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Zimbabwe’s Nightmare By: Mxolisi Ncube
FrontPageMagazine.com | Tuesday, December 02, 2008


JOHANNESBURG, South Africa – On September 15, Zimbabwean President Robert Mugabe signed a power-sharing deal with Morgan Tsvangirai, the leader of the opposition Movement for Democratic Change (MDC). The much-vaunted agreement, brokered after the mediation of former South African President Thabo Mbeki, was supposed to end the humanitarian crisis that has gripped Zimbabwe since 2000 and left the country on the verge of a civil war. Instead, the deal has pulled the warring parties further apart, with each accusing the other of making unworkable demands, while conditions in Zimbabwe continue to deteriorate.

The most recent crisis is a serious cholera outbreak, which erupted last month in the capital of Harare. The epidemic has already killed more than 300 people in Zimbabwe, affected more than 1.4 million, and is fast threatening neighboring countries. As Zimbabwe’s under-staffed hospitals have struggled to contain the outbreak, cholera has spread to the country’s second capital, Bulawayo, the Midlands capital, Gweru, and the Zimbabwe-South Africa border town of Beitbridge. Hundreds of the sick have died in the bush; still others have been killed while scaling electric security fences in a desperate bid to cross illegally to South Africa to get medical attention. South Africa has also treated more than 105 Zimbabwean cholera sufferers, and at least four have died on its shores in recent weeks.

A driving cause of the cholera epidemic’s deadly spread is the woeful state of Zimbabwean medical facilities. Indeed, the Zimbabwe Association of Doctors for Human Rights has described the country’s health delivery system as a violation of the health rights of Zimbabweans. “The country’s public health system is in a state of collapse and in need of urgent action to rescue it. It has been paralyzed by drug shortages, insufficient medical supplies, dilapidated infrastructure, equipment breakdowns and a brain-drain,” read a statement released by the group last week.

Worsening the dire conditions in the country is an economic meltdown. Marked by record inflation, which official figures put at above 230 million percent (independent economists say it could be 10 times as much), the economic collapse has affected every public service and created yet another crisis in the landlocked former British colony.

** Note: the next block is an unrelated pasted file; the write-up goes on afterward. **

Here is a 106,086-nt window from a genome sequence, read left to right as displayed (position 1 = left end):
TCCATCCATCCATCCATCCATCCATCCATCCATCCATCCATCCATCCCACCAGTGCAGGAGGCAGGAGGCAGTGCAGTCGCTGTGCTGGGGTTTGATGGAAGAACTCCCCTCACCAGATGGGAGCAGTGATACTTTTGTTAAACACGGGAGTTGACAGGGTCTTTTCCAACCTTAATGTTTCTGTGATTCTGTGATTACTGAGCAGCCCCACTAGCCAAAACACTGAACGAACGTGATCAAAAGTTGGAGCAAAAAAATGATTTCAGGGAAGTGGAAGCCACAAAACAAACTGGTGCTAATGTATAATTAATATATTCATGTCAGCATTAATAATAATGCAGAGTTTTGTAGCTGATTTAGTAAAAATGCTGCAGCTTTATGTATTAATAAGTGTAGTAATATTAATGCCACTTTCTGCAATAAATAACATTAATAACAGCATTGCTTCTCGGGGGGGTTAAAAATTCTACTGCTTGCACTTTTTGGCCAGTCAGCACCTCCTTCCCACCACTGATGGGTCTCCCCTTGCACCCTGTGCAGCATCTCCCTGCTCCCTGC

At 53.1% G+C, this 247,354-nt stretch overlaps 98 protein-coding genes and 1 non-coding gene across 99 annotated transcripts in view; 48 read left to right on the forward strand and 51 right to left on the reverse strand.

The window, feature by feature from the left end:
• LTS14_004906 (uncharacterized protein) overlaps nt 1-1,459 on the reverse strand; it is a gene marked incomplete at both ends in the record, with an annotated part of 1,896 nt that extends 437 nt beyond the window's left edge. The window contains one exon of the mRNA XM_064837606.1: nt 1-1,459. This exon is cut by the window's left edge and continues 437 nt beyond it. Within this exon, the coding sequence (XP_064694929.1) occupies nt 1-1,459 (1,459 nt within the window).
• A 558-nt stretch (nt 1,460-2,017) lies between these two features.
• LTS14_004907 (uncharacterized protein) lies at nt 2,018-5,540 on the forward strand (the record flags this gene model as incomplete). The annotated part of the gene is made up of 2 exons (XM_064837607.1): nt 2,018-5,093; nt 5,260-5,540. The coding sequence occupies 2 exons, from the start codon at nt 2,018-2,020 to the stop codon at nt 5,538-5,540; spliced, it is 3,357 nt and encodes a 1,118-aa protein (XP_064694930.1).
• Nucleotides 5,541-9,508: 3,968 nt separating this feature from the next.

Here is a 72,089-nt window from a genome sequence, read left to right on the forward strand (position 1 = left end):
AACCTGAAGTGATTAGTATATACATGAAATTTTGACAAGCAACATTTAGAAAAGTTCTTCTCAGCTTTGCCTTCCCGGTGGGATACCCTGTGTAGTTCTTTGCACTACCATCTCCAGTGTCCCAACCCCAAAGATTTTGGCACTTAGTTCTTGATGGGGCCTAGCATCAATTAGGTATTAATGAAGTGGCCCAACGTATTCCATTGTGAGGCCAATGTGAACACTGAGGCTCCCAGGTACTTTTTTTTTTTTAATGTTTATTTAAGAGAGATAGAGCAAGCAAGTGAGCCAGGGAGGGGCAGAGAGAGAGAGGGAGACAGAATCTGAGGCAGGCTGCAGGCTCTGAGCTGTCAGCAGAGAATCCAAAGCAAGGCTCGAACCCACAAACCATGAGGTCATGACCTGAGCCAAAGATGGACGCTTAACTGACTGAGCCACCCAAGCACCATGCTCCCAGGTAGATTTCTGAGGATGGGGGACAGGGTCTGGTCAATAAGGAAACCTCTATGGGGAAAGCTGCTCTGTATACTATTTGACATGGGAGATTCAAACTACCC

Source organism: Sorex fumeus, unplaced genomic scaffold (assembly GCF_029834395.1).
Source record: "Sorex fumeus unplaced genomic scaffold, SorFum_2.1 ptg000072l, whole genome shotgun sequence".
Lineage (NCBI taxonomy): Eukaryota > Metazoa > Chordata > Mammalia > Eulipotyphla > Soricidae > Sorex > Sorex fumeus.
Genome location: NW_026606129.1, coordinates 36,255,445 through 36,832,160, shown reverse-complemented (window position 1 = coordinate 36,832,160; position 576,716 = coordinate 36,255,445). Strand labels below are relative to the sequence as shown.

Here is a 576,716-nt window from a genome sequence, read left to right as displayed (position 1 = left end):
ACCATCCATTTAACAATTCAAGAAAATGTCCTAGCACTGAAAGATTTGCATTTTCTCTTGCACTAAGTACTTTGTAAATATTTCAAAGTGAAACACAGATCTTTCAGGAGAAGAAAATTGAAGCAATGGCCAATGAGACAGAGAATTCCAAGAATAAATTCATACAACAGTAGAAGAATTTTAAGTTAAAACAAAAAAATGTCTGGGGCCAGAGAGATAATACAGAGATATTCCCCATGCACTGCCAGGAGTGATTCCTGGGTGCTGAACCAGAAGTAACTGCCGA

Zimbabwe’s economic woes are of course far from new. Economic instability has plagued the country since President Robert Mugabe took over the government in 1980. Agriculture, previously the backbone of the economy, has totally collapsed due to the government's "Agrarian revolution" of 2000, when Mugabe deployed former freedom fighters to seize white-owned farms by force. More than 4,000 white farmers were robbed of their productive properties, while at least five were killed in cold blood by Mugabe’s thugs. The farms were later parceled out to government officials. What land remained was distributed to the top members of the country's security forces.

The results of this “revolution” have been singularly devastating. As the former "bread basket" of Southern Africa, Zimbabwe once exported tons of its staple maize grain. Today Zimbabwe can no longer feed its 11 million people, half of whom survive on international food assistance. Basic commodities like maize meal, cooking oil, washing soap, and sugar are now unavailable on store shelves. Most Zimbabweans rely on food imports from neighboring South Africa and Botswana for their daily survival.

Work may be even scarcer than food. More than 90 percent of the country’s working class is unemployed. The job shortage has also caused a “brain drain,” as disgruntled professionals like teachers, doctors and nurses continue quit their jobs in protest over low salaries and poor working conditions. Professor John Makumbe, a political science lecturer at the state-owned University of Zimbabwe, says that as one of the highest paid employees, he earns a basic monthly salary of less than $4 U.S. – this in a country where the cost of living is above $30. “Professionals are leaving because they are fed up with the government’s false promises. Teachers are the least paid and that is why they are always on strike,” says Raymond Majongwe, secretary general of the Progressive Teachers’ Union of Zimbabwe, which has organized most of the strikes.